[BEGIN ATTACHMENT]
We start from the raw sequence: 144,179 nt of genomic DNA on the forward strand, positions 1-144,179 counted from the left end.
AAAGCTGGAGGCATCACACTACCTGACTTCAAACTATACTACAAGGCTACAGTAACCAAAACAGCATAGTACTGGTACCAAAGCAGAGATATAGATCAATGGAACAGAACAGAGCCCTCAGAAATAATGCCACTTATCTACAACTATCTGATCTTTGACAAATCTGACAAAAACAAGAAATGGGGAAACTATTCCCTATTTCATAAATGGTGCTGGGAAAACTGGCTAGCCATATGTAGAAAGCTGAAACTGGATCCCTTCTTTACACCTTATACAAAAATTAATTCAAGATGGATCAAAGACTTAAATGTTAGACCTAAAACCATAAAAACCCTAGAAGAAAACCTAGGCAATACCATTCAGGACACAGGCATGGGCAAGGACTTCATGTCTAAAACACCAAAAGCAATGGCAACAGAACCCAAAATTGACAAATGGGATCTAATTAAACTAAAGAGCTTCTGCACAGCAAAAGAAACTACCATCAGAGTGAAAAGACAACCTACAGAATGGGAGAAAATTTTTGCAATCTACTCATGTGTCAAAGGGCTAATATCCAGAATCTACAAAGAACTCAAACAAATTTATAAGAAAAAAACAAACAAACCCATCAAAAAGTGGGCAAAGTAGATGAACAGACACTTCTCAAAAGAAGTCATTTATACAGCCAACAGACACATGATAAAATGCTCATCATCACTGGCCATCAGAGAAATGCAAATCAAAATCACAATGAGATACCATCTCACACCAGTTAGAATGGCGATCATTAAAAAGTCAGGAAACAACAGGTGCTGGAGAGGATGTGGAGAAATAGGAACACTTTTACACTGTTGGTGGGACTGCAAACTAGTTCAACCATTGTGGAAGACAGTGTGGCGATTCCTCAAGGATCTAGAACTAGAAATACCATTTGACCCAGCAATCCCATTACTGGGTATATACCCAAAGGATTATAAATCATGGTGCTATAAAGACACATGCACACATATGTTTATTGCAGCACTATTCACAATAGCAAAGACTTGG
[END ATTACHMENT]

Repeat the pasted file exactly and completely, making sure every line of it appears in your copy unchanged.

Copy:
We start from the raw sequence: 144,179 nt of genomic DNA on the forward strand, positions 1-144,179 counted from the left end.
AAAGCTGGAGGCATCACACTACCTGACTTCAAACTATACTACAAGGCTACAGTAACCAAAACAGCATAGTACTGGTACCAAAGCAGAGATATAGATCAATGGAACAGAACAGAGCCCTCAGAAATAATGCCACTTATCTACAACTATCTGATCTTTGACAAATCTGACAAAAACAAGAAATGGGGAAACTATTCCCTATTTCATAAATGGTGCTGGGAAAACTGGCTAGCCATATGTAGAAAGCTGAAACTGGATCCCTTCTTTACACCTTATACAAAAATTAATTCAAGATGGATCAAAGACTTAAATGTTAGACCTAAAACCATAAAAACCCTAGAAGAAAACCTAGGCAATACCATTCAGGACACAGGCATGGGCAAGGACTTCATGTCTAAAACACCAAAAGCAATGGCAACAGAACCCAAAATTGACAAATGGGATCTAATTAAACTAAAGAGCTTCTGCACAGCAAAAGAAACTACCATCAGAGTGAAAAGACAACCTACAGAATGGGAGAAAATTTTTGCAATCTACTCATGTGTCAAAGGGCTAATATCCAGAATCTACAAAGAACTCAAACAAATTTATAAGAAAAAAACAAACAAACCCATCAAAAAGTGGGCAAAGTAGATGAACAGACACTTCTCAAAAGAAGTCATTTATACAGCCAACAGACACATGATAAAATGCTCATCATCACTGGCCATCAGAGAAATGCAAATCAAAATCACAATGAGATACCATCTCACACCAGTTAGAATGGCGATCATTAAAAAGTCAGGAAACAACAGGTGCTGGAGAGGATGTGGAGAAATAGGAACACTTTTACACTGTTGGTGGGACTGCAAACTAGTTCAACCATTGTGGAAGACAGTGTGGCGATTCCTCAAGGATCTAGAACTAGAAATACCATTTGACCCAGCAATCCCATTACTGGGTATATACCCAAAGGATTATAAATCATGGTGCTATAAAGACACATGCACACATATGTTTATTGCAGCACTATTCACAATAGCAAAGACTTGG